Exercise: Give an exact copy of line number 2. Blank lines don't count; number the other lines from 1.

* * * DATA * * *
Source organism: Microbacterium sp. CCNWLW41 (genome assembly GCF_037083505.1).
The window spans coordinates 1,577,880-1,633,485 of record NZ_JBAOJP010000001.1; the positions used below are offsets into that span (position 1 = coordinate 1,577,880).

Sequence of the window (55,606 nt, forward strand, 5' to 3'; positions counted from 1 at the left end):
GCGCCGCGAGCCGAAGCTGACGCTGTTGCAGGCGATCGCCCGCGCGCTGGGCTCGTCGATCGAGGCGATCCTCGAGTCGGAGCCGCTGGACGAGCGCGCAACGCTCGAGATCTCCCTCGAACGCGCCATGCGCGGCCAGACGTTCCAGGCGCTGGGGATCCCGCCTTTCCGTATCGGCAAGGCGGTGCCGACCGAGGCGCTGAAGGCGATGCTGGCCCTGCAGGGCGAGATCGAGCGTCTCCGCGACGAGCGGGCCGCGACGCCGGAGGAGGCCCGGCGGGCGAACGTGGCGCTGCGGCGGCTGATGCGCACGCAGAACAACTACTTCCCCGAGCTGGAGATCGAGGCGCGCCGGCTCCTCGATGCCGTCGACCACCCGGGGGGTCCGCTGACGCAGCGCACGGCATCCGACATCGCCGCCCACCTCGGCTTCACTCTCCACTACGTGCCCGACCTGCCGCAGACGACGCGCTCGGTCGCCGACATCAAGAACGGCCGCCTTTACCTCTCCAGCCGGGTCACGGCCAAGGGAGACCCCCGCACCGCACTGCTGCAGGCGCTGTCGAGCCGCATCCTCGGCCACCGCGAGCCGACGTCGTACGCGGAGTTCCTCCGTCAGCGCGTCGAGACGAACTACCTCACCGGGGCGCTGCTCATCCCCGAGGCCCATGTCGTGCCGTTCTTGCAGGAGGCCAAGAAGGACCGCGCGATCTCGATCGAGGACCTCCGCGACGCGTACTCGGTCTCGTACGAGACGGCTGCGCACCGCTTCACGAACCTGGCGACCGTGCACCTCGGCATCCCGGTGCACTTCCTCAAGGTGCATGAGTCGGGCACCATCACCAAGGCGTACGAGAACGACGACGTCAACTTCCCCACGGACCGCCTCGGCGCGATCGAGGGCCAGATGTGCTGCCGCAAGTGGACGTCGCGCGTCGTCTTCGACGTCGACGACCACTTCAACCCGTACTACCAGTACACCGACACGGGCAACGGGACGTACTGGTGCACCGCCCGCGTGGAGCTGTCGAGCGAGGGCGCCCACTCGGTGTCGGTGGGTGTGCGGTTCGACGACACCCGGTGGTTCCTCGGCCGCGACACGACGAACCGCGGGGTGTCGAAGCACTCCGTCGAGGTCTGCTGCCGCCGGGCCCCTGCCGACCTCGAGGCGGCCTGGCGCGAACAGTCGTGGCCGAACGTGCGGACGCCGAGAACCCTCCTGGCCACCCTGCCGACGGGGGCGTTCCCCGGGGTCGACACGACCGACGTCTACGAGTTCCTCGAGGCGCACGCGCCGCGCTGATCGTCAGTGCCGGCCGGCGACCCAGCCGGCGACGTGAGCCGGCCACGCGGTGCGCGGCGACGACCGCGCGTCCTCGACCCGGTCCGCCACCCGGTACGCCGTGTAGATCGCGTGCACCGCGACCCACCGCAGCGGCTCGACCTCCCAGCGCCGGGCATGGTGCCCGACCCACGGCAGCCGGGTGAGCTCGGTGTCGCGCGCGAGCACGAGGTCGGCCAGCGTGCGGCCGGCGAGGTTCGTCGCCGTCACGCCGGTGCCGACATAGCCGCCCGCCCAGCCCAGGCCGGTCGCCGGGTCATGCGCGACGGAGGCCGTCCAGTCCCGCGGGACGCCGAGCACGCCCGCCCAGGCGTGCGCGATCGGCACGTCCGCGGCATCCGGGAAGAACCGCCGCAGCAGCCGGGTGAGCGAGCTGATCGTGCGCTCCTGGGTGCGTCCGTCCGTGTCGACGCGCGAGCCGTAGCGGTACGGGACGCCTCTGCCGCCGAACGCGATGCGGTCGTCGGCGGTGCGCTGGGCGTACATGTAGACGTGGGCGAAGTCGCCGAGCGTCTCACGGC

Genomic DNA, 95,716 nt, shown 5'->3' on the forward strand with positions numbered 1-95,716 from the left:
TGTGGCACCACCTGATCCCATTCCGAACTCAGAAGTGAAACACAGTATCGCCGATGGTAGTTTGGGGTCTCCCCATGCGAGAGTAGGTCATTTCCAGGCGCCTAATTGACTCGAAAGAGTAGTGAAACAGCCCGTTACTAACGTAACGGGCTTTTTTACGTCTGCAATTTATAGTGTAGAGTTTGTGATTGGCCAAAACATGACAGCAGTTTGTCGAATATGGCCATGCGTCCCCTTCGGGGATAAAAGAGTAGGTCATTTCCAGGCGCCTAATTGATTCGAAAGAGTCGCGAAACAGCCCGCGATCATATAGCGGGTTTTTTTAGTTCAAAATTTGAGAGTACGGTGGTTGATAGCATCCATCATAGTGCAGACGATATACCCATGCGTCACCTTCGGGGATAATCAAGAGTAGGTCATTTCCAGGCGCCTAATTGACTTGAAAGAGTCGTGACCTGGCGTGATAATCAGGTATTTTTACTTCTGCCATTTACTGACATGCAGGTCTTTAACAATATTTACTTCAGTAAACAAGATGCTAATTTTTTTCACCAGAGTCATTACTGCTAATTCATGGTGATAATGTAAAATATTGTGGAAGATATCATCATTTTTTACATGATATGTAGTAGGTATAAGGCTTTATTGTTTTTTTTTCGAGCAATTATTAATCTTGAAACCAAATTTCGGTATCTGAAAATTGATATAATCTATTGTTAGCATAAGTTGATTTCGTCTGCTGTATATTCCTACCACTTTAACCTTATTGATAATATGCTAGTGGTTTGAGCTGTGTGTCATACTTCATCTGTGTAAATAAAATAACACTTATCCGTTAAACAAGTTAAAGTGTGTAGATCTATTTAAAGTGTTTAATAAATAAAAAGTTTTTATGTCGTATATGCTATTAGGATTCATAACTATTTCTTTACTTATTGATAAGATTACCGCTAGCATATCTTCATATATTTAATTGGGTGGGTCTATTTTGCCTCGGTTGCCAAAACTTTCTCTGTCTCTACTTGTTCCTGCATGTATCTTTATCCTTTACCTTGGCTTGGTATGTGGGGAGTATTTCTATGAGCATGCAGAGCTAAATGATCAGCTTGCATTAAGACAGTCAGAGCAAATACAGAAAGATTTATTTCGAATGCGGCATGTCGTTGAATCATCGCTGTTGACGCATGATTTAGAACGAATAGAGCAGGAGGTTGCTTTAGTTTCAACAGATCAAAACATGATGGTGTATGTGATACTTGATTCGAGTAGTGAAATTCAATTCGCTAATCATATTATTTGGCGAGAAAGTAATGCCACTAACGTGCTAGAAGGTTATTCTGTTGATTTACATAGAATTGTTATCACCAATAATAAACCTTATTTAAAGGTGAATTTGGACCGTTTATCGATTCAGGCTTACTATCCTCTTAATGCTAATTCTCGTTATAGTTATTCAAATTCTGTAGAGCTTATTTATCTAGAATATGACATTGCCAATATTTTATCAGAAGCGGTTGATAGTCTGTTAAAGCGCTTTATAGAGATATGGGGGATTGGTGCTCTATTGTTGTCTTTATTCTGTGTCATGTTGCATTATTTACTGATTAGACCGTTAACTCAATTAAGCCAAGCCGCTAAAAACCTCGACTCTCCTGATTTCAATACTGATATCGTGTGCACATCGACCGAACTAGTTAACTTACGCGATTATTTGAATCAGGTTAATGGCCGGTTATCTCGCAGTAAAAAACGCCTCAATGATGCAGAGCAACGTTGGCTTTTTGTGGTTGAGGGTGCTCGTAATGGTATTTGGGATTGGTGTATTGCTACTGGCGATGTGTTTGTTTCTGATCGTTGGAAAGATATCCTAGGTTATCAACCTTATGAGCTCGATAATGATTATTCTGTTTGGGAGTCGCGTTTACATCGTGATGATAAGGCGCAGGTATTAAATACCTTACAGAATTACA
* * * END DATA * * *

The window spans coordinates 1,577,880-1,633,485 of record NZ_JBAOJP010000001.1; the positions used below are offsets into that span (position 1 = coordinate 1,577,880).